A pharmacy student in Belfast who grew up in Beirut and a Northern Irish explosives expert have spoken of their shock at the devastating blast in the Lebanese capital.
The explosion on Tuesday killed at least 135 people and injured more than 5,000 - with another 100 people still missing.
Lebanese President Michel Aoun said 2,750 tonnes of unsafely stored ammonium nitrate was to blame for the blast.
Zina Alfahl (29) grew up in Beirut and moved to Belfast in 2018 to study for a PhD at Queen's University.
She said friends at home were worried about their future.
"A lot of them will live in the mountains or other cities, but this will affect everyone in the country," Ms Alfahl added.
"It's heartbreaking. I was shocked. You can't imagine something like this happening in a beautiful city like Beirut."
Ms Alfahl was in Beirut in 2005 when then prime minister Rafik Hariri was killed by a massive car bomb near the scene of Tuesday's explosion.
Tensions had been high in the city this week ahead of a verdict on his death due on Friday.
"Our house was in the area at the time (of the bomb) and my grandmother said it felt like an earthquake," Ms Alfahl said.
"I've asked many people and they've said what happened then was only 10% of the explosion on Tuesday.
"You can't imagine the damage. In just a couple of seconds, people lost everything.
"There are many people who are missing. I'm seeing a lot of pages where they're putting up pictures, but people are recognising that they're dead."
Lebanese hospitals were already struggling to cope with coronavirus before Tuesday's massive explosion.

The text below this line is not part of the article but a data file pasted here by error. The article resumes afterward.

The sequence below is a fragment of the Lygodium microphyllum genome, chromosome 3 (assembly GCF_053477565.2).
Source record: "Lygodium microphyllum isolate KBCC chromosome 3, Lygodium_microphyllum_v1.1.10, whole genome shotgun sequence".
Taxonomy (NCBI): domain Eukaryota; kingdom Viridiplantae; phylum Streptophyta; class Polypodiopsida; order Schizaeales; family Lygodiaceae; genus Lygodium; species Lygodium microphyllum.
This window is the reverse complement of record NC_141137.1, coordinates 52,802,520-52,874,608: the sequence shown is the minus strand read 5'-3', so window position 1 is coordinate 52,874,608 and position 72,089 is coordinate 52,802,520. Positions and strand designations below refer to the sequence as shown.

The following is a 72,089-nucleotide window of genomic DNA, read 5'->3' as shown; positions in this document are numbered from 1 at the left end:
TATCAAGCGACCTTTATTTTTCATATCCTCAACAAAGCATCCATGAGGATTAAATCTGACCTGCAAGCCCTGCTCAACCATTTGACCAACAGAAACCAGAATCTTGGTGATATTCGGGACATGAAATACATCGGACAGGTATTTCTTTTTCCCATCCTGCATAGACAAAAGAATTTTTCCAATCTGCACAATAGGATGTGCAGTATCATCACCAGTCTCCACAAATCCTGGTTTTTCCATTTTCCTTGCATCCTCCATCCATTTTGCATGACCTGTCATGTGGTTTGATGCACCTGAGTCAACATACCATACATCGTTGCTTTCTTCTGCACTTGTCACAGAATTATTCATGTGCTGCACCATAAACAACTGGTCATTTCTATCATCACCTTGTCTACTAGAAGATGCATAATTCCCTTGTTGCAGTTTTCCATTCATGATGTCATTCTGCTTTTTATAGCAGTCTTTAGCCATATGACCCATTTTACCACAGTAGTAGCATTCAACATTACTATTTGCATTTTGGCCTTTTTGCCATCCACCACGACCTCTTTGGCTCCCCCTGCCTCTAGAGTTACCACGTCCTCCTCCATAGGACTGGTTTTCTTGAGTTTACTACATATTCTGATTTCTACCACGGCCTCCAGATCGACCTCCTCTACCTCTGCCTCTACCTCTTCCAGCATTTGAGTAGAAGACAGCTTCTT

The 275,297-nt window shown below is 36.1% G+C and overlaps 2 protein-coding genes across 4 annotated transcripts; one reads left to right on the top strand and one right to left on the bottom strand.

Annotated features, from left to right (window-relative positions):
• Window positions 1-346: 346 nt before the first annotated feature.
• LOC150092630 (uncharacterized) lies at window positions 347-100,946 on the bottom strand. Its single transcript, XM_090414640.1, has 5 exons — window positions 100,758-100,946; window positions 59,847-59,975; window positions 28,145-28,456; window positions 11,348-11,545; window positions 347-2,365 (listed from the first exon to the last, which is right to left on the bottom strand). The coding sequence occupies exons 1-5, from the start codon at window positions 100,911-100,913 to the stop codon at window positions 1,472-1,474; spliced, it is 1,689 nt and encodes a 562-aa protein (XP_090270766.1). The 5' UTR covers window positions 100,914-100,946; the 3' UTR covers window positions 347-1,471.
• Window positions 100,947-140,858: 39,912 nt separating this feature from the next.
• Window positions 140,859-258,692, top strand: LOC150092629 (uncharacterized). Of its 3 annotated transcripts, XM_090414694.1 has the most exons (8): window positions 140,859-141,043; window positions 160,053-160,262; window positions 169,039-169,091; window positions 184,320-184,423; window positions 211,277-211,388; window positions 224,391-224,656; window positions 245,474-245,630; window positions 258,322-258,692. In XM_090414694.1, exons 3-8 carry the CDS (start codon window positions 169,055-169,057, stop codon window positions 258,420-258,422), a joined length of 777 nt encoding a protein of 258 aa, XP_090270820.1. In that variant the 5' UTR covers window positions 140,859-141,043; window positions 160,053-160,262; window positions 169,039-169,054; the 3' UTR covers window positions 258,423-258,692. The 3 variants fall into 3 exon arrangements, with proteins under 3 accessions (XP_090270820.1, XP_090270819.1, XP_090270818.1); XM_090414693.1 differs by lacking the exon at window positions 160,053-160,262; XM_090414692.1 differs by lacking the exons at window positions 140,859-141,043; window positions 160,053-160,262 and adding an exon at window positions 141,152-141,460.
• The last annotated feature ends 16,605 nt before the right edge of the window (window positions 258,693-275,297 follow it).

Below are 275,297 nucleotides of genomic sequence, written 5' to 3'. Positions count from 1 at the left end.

"Another problem is that many people are starving and can't take their money out of the banks. That was already happening," Ms Alfahl said.
"I'm not sure, but from what I've seen before, I don't think the government can support them.
"They need outside help now. Without it they cannot survive a huge explosion costing millions of dollars."
Philip Ingram, a former military intelligence officer and explosives expert from Northern Ireland, said he believed the blast was "a tragic accident with a series of circumstances that have come together to cause a massive explosion".
"The trouble is that a lot of countries in the Middle East are not well known for applying regulations (on dangerous substances)," he added.
"The facility in Beirut is unlikely to be a specialist one, which in itself can lead to very dangerous circumstances.
"The crazy thing is, this was an official facility. The government had seized these goods from a ship. Over time it became a disaster waiting to happen.
"To say the government is weak and unstable is an understatement. It has real difficulty managing what's going on in the country and this will probably not have even been on its radar."
The international community promised to send Lebanon aid as it struggles to recover.
French president Emmanuel Macron is due to visit the country, a former protectorate of France, today. His government has already dispatched two planes full of specialists, rescue workers and supplies to Beirut.
The European Union has activated its civil protection system to round up emergency workers and equipment.
The EU commission said the plan was to send more than 100 firefighters with vehicles, sniffer dogs and specialist equipment to Lebanon. The Czech Republic, Germany, Greece, Poland and the Netherlands have signed up to the relief effort, with other nations expected to follow suit.
The EU's satellite mapping system will also be used to help the local authorities establish the extent of damage.
Cyprus, where Tuesday's blast was felt, is sending in emergency personnel and sniffer dogs.
Help is also coming from closer to home. Iraq is sending six trucks of medical supplies and an emergency medical team and Egypt and Jordan are supplying field hospitals.
Israeli prime minister said his country was ready to help the Lebanese even though the two nations are technically at war.
The World Health Organisation is sending medical supplies to cover up to 1,000 trauma interventions and up to 1,000 surgical interventions following a request from local health chiefs.